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Car SOS host Fuzz Townshend points to major classic car bargains as prices rise


Car SOS presenter Fuzz Townshend has suggested motorists looking for affordable classic vehicles in 2024 should look back further. 

The star of the popular classic car restoration show admitted there were “so many inexpensive” historic machines on the market which were often getting overlooked. 

Models built between the 1920s and the 1950s are now cheaper than modern classics due to a change in demand. 

He warned classics from the 1990s and early 2000s were now a “bit on the pricey side” with a shift in focus in recent years. 

It means older models built 100 years ago may now be in the price range of owners looking to get a foothold in the market.

Speaking to Classic Car Weekly, Fuzz said: “There have never been so many inexpensive ancient cars from the 1920s through to the 1950s to choose from. 

“It’s not so great if you’re into cars from the ‘90s and Noughties because they’re now a bit on the pricey side – but older classics are so affordable, you’ve just got to get into them.

“We need to get out of the mindset that it’s all about your memories and get into affordable, easy-to-work-on classics that create newer ones. Why not take on a whole different look and get into cars that go with the outfit?”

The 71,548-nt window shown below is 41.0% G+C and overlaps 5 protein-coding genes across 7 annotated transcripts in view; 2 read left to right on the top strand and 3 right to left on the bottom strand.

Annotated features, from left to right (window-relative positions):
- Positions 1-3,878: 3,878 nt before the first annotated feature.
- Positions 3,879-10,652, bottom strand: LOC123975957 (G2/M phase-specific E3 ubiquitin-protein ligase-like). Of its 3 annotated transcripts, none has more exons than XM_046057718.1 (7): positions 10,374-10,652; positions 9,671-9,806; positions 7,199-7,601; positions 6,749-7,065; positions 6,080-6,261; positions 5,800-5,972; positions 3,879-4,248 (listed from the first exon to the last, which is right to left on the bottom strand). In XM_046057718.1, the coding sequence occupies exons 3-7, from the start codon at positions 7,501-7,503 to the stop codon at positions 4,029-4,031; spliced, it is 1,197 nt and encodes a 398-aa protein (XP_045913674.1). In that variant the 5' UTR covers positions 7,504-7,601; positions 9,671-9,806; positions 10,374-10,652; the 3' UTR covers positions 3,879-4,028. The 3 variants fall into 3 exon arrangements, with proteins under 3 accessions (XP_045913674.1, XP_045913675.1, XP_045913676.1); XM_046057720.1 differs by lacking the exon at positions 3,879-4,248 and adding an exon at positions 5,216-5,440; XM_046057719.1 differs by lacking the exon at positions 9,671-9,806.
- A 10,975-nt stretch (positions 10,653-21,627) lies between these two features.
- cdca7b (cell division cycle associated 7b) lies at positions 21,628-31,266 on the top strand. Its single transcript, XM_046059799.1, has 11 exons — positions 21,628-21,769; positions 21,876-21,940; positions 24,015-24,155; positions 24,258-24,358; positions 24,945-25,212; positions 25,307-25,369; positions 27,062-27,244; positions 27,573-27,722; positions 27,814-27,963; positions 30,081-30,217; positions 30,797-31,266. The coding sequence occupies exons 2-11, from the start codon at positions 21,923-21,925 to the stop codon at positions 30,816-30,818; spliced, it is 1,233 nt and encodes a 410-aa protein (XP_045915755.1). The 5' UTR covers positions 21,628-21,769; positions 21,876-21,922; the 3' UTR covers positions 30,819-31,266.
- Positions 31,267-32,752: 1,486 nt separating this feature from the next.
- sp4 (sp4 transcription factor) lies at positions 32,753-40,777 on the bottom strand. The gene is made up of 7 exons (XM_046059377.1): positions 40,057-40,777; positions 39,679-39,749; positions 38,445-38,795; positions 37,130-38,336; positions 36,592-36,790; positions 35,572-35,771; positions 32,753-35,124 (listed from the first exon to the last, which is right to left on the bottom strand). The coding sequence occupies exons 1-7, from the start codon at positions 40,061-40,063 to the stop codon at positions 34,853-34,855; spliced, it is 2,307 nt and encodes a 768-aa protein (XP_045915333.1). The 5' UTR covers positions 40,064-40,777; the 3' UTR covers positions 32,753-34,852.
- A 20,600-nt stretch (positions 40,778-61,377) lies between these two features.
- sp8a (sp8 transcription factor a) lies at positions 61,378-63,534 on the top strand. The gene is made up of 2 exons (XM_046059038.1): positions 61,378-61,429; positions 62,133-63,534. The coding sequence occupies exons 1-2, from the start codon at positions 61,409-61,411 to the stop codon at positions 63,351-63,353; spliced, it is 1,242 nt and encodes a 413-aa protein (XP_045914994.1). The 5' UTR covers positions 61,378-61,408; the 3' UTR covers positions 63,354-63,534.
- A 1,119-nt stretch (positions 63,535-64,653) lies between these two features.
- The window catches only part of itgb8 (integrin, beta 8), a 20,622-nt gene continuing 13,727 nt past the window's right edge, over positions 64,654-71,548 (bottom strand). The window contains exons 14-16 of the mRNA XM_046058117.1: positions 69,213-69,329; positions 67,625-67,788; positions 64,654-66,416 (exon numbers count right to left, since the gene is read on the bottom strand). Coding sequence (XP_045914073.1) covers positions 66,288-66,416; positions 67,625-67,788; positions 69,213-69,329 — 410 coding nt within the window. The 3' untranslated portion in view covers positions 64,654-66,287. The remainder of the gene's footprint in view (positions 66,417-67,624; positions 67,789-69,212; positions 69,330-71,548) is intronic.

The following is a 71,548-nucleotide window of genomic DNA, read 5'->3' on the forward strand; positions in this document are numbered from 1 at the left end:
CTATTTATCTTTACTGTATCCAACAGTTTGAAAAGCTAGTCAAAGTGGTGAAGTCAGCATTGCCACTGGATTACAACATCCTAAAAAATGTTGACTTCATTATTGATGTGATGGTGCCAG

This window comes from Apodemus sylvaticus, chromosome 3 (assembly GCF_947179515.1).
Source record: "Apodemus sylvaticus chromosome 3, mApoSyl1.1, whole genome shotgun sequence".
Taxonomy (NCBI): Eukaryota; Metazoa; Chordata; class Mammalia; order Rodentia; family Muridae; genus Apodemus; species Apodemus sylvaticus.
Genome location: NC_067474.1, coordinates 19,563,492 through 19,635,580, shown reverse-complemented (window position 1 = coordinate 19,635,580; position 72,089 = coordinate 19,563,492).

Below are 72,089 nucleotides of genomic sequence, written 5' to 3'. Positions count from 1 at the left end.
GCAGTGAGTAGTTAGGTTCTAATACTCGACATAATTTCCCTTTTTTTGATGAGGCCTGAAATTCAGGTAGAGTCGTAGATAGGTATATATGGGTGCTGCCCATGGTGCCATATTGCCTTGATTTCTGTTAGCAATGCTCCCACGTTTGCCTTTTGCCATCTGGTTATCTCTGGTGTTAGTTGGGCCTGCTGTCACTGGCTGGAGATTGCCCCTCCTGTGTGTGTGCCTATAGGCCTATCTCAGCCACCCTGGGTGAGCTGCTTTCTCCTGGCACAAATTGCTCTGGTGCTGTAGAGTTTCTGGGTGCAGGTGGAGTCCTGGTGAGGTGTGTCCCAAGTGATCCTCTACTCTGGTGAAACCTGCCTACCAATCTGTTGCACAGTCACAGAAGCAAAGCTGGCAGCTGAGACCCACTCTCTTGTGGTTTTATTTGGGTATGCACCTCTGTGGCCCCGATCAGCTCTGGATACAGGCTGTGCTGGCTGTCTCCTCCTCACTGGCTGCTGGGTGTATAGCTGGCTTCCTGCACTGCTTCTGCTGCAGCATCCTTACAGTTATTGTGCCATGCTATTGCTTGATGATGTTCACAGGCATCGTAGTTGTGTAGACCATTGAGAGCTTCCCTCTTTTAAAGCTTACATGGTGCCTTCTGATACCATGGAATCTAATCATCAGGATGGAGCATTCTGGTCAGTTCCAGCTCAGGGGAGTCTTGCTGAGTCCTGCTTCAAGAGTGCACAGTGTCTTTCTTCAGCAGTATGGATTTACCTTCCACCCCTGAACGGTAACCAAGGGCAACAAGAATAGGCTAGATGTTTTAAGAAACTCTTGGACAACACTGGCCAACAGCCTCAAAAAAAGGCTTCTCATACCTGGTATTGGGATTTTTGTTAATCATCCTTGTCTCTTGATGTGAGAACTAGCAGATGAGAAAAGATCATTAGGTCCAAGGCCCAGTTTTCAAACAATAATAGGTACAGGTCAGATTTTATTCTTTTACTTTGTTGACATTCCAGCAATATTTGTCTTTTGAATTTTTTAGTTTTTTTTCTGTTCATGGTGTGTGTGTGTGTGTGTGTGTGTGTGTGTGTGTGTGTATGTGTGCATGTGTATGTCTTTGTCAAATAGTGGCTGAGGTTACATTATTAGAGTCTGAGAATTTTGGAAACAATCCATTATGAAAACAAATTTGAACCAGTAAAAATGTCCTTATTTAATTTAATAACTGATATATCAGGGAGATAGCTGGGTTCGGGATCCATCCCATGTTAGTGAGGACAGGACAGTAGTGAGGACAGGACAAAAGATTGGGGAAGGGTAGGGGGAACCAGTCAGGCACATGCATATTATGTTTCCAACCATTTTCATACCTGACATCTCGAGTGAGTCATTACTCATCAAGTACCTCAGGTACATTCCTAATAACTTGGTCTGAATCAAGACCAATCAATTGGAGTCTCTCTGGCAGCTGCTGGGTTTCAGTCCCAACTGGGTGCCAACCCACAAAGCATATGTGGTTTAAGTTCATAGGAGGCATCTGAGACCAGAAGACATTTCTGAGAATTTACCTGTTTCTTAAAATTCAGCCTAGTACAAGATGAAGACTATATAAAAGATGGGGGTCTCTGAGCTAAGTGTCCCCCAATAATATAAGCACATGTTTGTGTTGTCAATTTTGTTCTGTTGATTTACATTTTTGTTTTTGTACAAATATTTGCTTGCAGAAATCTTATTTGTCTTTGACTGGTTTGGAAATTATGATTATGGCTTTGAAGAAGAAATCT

Hagerty Insurance’s 2023 Classic Car Market Analysis published last December supports Fuzz’s assertions. 

Last year, the classic car market appeared to struggle with just 29 percent of models tracked on the UK Hagerty Price Guide rising in value. 

It was a staggering fall compared to 86 percent of models that increased in price the year before.

Hagerty data revealed vehicles produced between the 1940s to 1960s had recorded some of the highest falls. 

Models produced in the 1940s and 1960s dropped one percentage point in value with two percentage points knocked off models from the 1950s. 

Meanwhile, cars built in the 1970s have seen values rise by two percentage points while 1980s models were up a whopping four percentage points.

Hagerty admitted the shift towards rising values in this generation of models is partly down to a new generation entering the market.

They explained: “The real growth has been in younger drivers: Millennials have increased five percentage points in the last year. 

“For those guys, a whole new world of 1980s-and-newer classics are the ones they aspire to.”

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